Three judge federal panel to resume reworking Alabama's Congressional map
Three new versions of Alabama’s Congressional map will go under the scrutiny of a three-judge federal panel on Tuesday. The stated goal of this process is to create a second African American majority district in the state. Alabama’s Republican Attorney General opposes all three plans. Steve Marshall calls the effort racial gerrymandering. The U.S. Supreme Court cleared the way for today’s hearing by rejecting an appeal from Alabama GOP lawmakers.
A group of Black voters and advocacy organizations challenged the state's existing congressional plan in 2021. Plaintiffs had argued Alabama racially gerrymandered congressional lines so that Black voters were unable to influence elections outside of the state's single majority-Black district.
A three-judge panel later found the state illegally diluted the voting strength of Black voters and ordered new districts drawn for the state. The panel is also stepping in to draw the new lines after Republican lawmakers defied their finding that Alabama — which is 27% Black — should have a second-majority Black district or something "close to it."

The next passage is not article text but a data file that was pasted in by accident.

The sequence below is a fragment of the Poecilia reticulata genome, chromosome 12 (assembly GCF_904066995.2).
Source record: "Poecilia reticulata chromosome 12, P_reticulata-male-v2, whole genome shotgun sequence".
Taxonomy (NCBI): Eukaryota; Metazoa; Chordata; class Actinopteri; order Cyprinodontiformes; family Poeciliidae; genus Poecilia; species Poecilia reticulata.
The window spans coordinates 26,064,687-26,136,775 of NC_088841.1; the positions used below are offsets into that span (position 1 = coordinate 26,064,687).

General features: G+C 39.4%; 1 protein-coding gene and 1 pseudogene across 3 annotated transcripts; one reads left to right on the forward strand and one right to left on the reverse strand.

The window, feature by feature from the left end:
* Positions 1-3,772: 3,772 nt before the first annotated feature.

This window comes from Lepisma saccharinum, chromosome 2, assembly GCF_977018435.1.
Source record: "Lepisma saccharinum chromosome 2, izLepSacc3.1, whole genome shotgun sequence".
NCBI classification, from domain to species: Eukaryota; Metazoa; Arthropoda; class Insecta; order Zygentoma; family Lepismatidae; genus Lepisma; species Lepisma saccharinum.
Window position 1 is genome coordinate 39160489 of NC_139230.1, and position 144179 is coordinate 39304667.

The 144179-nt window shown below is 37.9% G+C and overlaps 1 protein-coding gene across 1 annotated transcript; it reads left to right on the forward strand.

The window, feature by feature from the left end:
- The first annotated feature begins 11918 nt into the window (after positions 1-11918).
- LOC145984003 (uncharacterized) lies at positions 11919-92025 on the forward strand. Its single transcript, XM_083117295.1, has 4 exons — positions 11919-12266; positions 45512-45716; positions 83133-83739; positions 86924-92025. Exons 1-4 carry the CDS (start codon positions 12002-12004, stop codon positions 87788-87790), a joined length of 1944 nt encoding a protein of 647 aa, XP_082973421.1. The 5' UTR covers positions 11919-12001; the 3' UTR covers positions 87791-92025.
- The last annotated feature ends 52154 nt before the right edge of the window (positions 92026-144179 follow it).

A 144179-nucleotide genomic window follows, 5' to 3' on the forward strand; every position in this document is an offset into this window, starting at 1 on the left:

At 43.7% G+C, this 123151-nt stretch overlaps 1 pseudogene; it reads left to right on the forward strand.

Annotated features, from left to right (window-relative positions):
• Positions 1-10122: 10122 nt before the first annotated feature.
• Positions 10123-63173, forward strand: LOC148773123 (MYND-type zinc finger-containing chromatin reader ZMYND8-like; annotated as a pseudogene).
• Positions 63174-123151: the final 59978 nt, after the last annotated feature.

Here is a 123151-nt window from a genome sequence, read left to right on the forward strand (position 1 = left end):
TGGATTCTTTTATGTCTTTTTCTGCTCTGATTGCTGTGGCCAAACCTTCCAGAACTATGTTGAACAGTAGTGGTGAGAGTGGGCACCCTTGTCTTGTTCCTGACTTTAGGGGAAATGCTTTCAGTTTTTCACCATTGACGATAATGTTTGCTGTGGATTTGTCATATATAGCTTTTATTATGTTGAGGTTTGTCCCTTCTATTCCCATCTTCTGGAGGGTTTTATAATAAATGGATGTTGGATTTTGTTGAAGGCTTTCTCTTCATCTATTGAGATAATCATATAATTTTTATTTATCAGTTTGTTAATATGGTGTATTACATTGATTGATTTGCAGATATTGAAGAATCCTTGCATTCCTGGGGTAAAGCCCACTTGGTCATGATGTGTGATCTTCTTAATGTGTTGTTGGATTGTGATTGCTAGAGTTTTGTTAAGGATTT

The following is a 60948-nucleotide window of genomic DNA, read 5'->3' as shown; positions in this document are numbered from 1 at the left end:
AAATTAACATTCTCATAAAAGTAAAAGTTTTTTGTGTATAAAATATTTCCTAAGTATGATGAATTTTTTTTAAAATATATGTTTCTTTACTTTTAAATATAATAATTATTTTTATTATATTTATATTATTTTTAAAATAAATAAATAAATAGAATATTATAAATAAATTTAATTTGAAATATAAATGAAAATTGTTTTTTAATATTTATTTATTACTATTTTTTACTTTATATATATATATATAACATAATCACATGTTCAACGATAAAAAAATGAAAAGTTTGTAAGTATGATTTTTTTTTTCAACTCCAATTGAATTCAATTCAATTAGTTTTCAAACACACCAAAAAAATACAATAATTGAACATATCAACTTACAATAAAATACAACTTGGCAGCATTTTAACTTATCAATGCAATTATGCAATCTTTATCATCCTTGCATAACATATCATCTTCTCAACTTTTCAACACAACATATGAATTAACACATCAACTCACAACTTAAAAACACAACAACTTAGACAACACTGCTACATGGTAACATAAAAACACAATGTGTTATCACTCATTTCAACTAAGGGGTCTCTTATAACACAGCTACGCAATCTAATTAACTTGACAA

The three proposals, submitted last month by the court-appointed special master, would alter the boundaries of Congressional District 2 in south Alabama so that Black voters comprise between 48.5% to 50.1% of the voting age population.
The plaintiffs urged the court to adopt either proposed Plan 1 or Plan 3, saying that those adequately remedy the Voting Rights Act violation. They said the special master's analysis concluded that the Black-preferred candidate would have won election in 15 or 16 out of 17 contests.
Plaintiffs objected to Plan 2 and said it "fails to reliably provide Black voters an opportunity to elect a candidate of their choice." They said an analysis shows that it would continue to elect candidates backed by white voters.
"A district where the Black-preferred candidate wins only one of five times (20%) in the most recent congressional election cannot be considered an opportunity district," plaintiffs wrote.
The judges asked the special master to file a response to the objection by Monday.
"An argument that it is needed to guarantee a win by the candidate of choice of black voters is inconsistent with the language of Section 2, which merely requires an equally open process," the state attorney general's office wrote.
The three-judge panel earlier this month chided state lawmakers, writing that they were "deeply troubled" lawmakers flouted their instruction to create a second majority-Black district or something close to it.
Alabama Attorney General Steve Marshall said the state will continue to appeal.